Never tell a reader your protagonist was excited. Show them the excitement through the child’s behavior and sensations. Make it so vivid they feel the excitement themselves.
Go to the library and peruse excellent children’s books in the age range you are writing for. Read the first paragraph of dozens of books to see how they pull the reader in and make them share in the excitement of the story.
They saw sandpipers and sea gulls, but no alligator.
They saw sand crabs and starfish, but no alligator.
They saw seashells washed ashore by the tides, and far off on the horizon they saw fishing boats heading out to sea, but no alligator.
Later in the day they saw those same fishing boats going the other direction as they headed back to the shore, but still no alligator.
This is an example of one of three scenes of “but no alligator.” This is perfect for children’s book. Make sure they are very consistent. Don’t forget to add sensory details.
Most children will not know what a sandpiper looks like. Some might not know crabs or starfish or even fishing boats. Whatever is not going to be detailed in the illustration needs some written sensory detail.
They saw tall buildings and traffic, but no alligator.
They saw pretty lampposts, potted palms and pretty petunias in planters, but no alligator.
They saw office buildings filling the sky, but no alligator.
They saw people hurrying by and people slowly window-shopping, but no alligator.
They saw people enjoying lunch in the sun at outdoor cafes, movie theaters, and even one store selling plastic alligators, but no real live alligator.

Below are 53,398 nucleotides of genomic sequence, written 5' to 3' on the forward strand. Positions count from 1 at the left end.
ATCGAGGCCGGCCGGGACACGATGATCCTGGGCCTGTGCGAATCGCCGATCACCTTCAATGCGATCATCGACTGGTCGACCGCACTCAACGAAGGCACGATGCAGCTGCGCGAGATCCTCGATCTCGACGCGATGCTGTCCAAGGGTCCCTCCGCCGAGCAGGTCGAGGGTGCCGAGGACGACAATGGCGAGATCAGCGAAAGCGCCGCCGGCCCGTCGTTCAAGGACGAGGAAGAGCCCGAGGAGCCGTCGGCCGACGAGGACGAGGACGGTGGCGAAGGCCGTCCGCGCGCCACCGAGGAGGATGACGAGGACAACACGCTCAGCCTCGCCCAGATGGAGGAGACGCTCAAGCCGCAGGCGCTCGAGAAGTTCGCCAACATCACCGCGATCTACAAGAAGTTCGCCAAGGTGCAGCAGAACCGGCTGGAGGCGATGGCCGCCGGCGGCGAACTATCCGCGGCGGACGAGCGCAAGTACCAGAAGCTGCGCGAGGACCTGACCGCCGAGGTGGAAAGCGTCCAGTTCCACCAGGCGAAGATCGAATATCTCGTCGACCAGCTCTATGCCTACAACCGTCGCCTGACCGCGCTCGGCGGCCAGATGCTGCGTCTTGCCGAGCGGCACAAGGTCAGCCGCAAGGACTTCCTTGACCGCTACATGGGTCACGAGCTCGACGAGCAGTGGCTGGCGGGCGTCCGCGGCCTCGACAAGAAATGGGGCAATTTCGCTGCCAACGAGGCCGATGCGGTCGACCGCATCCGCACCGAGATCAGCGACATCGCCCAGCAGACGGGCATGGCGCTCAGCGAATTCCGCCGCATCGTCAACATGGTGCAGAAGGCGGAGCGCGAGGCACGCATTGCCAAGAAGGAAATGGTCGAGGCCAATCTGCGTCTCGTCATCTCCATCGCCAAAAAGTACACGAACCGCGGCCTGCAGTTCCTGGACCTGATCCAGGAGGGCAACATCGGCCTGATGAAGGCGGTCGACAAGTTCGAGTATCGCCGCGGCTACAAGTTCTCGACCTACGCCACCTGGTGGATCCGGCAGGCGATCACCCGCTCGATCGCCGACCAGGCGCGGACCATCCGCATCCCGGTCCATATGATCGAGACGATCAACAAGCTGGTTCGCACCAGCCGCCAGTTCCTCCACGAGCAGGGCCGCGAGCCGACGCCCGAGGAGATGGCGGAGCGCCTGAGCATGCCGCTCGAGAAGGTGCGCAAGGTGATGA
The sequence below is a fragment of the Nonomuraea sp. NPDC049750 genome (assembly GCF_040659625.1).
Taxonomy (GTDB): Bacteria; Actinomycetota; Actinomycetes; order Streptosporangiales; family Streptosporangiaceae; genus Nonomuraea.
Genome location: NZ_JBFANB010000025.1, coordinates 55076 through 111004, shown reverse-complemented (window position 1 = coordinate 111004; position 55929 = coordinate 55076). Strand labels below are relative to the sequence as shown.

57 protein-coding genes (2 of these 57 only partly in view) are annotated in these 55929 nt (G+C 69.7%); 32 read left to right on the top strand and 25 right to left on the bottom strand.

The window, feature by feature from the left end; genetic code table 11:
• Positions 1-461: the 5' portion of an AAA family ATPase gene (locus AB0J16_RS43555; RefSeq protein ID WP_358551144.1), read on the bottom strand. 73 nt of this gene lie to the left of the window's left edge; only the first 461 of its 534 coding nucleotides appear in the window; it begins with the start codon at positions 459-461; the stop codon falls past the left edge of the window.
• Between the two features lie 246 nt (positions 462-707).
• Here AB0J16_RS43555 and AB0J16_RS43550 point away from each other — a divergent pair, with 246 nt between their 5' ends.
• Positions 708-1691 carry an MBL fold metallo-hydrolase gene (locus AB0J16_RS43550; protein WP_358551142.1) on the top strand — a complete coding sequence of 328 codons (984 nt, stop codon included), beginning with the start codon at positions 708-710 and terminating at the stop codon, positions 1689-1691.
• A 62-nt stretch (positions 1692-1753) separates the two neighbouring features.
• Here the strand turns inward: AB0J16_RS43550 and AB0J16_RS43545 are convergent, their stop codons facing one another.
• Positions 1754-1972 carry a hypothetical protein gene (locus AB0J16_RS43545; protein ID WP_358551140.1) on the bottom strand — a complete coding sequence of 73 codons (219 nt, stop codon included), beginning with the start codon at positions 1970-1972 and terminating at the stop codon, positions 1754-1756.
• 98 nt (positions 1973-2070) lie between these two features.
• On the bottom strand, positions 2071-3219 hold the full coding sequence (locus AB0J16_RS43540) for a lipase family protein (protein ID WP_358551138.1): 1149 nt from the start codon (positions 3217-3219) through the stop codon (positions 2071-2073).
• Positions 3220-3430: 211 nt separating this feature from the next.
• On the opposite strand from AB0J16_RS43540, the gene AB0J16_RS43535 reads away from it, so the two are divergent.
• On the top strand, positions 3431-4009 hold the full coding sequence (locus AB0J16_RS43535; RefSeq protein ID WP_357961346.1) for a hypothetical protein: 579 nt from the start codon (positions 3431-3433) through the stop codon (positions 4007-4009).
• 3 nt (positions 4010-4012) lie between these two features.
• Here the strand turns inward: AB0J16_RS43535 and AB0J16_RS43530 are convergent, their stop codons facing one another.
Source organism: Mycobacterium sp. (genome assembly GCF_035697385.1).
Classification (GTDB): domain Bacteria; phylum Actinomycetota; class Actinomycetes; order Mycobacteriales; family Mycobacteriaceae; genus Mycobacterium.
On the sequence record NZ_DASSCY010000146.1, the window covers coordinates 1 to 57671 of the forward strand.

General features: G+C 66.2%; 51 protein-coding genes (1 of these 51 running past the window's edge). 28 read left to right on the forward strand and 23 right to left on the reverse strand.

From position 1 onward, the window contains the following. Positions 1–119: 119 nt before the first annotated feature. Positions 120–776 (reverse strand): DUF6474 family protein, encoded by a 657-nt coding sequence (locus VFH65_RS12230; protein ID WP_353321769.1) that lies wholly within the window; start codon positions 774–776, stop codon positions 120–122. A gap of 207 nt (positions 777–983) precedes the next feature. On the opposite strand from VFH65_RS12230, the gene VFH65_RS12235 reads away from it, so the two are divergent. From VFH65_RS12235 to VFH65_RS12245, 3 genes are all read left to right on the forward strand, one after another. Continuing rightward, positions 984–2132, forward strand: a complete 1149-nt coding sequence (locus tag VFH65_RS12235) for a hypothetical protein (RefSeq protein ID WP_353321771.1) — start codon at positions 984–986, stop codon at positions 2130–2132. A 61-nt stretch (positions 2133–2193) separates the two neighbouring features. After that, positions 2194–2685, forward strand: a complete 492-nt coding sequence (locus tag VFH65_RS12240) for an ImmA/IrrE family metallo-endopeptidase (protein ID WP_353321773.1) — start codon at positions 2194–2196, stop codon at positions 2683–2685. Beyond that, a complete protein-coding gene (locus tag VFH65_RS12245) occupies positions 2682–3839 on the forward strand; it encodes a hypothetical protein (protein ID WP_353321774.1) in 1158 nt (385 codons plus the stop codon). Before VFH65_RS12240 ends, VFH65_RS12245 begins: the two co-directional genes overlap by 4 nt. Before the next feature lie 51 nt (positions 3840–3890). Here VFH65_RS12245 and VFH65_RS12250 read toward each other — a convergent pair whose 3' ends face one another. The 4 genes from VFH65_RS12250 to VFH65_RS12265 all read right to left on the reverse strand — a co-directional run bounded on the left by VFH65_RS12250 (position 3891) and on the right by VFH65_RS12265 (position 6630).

People gives me no image at all. Avoid words like pretty. They convey nothing to the reader. Are the lampposts black with square lights? Are they purple with long curly arms? What color are the petunias? Although much of the visual aspect can be shown in the illustration, you can still add sounds, smells, texture, and more vivid verbs.
OTHER THINGS TO THINK ABOUT
Gently waking the old man they saw that they were all pink from the sun.
Watch for these awkward sentences.
“IT CANNOT BE!
IT CANNOT BE!
THE LOVELY ALLIGATOR YOU HAVE FAILED TO SEE.”
These don’t seem to fit in with the rest of the narrative. As well, the last line stumbles.
Tired but happy, one of the girls said, (Say who it was). “Do not worry old man. We have seen pictures of alligators, and we know what they look like. We do not need to see a real one.”
Use contractions so the children’s speech sounds more realistic.
What is the point of his loudness? What is the point of calling him the old man? How do these things play into this plot? What do they do for his character? It seems as though the story is trying to show him as a man who wants to teach the children, without being preachy, to truly observe the world around them. How do loudness and his odd name choice come to bear on this theme?
I thought Jamie was a boy. That will have to be made very clear in the pictures right from the start unless you change the name to a non-unisex one.
What is your theme? Are you trying to say something about alligators? About grandparents? About awareness? Make sure everything relates to it. Don’t try to do everything. Stick to your point.
This is a great beginning of what could become a lovely children’s picture book. Good luck.